Michelle Stammers, aka The Travel Genius, tells Benjamin Coren how she built up her homeworking business in Sutton Coldfield.
Q. Why did you become a homeworker?
A: I left Lunn Poly about 15 years ago, and back then homeworking was a new concept. I worked on Teletext, taking calls and booking cheap and cheerful holidays for people with Future Travel. It was commission-only, so quite a scary leap from a salaried position.
Q. How did it compare with the high street?
A: This was before most people had internet access at home and the biggest competition to the high street was Teletext. In the shop we could never match Teletext deals, and that prompted me to think that there was something in this. The deals came from the same tour operators that retail agents used, businesses such as Intersun, Cosmos Tours and Thomson. I would find the deals from these companies and put them onto Teletext. We knew what clients were looking for. It was fluid and we could react quickly to take those bookings.
Q. What do you like about running your own business at home?
A: I love the flexibility of my hours – sometimes I might work 12 hours a day, but it’s for me and my clients so I really don’t mind working late. I can always react to my clients’ needs and I know my niche is my personality, service, expertise and honesty, and helping clients find the best products for them.
Q. What’s your least favourite aspect of homeworking?
A: I’m never really off-duty, even when I’m on my own holiday. I offer a WhatsApp service for when clients are away, and wherever I am I keep a tight diary and I’m always on duty. It annoys my husband, but I don’t want to switch off because I get a real buzz from looking after people. I don’t miss the high street and I like being my own boss and making my own decisions.
Q. How do you keep your product knowledge up to scratch?
A: I try to go to as many travel and training events as possible – I aim to get to at least three a month – for my own development. It’s about more than destination knowledge. This is an evolving industry, so you need to know as much as possible. I go on fam trips too, where I make notes and create videos to share on my Facebook page so my clients know I travel regularly and can share up-to-date information with them. It gives me more credibility as an agent.
Q. How important are fam trips for your knowledge and business?
A: I try to participate in at least three fam trips a year. Last year, my focus was Latin America, so I went to Chile on my own holiday and joined fam trips to Brazil and Argentina with Latin Routes. Going on trips – and reporting live on social media when I’m out there – helps attract more clients, and generates interest and credibility.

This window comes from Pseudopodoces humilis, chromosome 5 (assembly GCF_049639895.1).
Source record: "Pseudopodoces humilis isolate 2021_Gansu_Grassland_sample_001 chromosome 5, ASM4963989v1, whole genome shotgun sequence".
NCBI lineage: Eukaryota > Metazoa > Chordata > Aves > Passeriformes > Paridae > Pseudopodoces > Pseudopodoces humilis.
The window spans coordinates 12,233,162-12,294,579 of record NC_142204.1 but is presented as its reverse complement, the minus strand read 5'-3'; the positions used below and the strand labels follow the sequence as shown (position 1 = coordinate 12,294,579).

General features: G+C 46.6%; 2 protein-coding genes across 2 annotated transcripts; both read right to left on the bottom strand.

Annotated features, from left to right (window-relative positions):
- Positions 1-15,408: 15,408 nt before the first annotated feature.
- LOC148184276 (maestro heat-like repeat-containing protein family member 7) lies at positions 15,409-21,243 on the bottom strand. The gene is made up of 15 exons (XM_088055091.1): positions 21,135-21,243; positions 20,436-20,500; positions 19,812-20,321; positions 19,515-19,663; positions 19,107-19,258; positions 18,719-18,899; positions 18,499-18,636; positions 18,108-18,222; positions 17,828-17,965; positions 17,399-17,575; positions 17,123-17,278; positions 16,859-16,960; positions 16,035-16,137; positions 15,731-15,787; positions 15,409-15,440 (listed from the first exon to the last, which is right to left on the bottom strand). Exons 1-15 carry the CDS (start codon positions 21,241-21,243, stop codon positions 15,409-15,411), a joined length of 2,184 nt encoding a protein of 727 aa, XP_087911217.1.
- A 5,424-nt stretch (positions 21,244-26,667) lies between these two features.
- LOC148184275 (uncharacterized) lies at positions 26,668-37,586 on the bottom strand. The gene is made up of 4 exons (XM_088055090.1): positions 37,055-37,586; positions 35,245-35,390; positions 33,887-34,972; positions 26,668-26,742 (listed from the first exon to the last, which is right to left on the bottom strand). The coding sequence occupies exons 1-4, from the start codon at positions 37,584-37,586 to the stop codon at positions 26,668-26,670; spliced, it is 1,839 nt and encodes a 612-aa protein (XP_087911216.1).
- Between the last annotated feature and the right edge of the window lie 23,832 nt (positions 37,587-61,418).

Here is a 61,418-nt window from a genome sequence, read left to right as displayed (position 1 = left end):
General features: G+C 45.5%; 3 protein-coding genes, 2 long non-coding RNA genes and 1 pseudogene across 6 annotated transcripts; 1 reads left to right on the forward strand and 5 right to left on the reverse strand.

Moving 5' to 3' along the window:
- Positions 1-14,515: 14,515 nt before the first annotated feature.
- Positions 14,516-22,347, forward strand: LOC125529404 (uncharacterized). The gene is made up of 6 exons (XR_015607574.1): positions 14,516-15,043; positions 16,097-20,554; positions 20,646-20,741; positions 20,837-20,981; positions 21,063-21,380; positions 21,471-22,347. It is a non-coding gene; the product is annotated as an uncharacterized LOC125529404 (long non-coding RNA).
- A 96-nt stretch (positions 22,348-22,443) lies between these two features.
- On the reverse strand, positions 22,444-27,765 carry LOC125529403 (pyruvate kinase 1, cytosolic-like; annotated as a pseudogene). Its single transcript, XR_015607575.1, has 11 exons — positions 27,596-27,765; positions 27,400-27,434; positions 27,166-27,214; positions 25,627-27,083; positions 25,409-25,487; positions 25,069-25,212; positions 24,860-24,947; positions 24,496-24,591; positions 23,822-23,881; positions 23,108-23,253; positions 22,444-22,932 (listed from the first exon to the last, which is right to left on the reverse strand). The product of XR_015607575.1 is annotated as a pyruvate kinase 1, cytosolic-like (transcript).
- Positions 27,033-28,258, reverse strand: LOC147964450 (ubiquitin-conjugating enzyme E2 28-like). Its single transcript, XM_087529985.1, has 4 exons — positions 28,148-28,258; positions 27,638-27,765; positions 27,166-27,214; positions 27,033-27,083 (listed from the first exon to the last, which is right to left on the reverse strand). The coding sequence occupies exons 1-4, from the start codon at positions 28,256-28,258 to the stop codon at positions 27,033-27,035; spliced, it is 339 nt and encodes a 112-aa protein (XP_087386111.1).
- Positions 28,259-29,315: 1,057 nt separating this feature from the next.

Q. What has been your most memorable trip and why?
A: It was with Explore Holidays, travelling to Everest Base Camp, seven years ago. We had to do about three months’ training and spend nearly three weeks away from work, but it was really inspiring. Reaching base camp was a strong point for me. The trip took place soon after my dad passed away and inspired me to raise some money for the trek. It really got me out of my comfort zone, and made me take on new challenges and not be scared of the unknown.
Q. How is business going?
A: It’s going well. My focus is on the luxury market and I have an appointment system to meet up with clients to discuss their options. My average booking is between £7,000 to £8,000 across my client base.
How I met a millionaire client
I started a book club 18 months ago, and through that met a millionaire client. She booked a trip to France through me and since then has come back to me again.
The book club has been a great way to meet people. As they get to know me and what I do, it creates opportunities to do business. The club has been very successful. It started with 12 members and now has 150.
A lot of members ask me about holidays because they now know what I do. This happened naturally – I wasn’t pitching to them. We do four clubs and I host two of them, with two other people taking on the other meetings.
I’ve also started my own local business networking club. I’d previously been to business breakfasts with fees and you’d have to stand up and make a pitch early in the morning.
With my group there are no fees or pitches, it’s more an opportunity to get together and help each other. The first one was six weeks ago and 33 businesses attended. The second took place last week and 75 businesses signed up; we also welcomed the mayor of Sutton Coldfield to the event.
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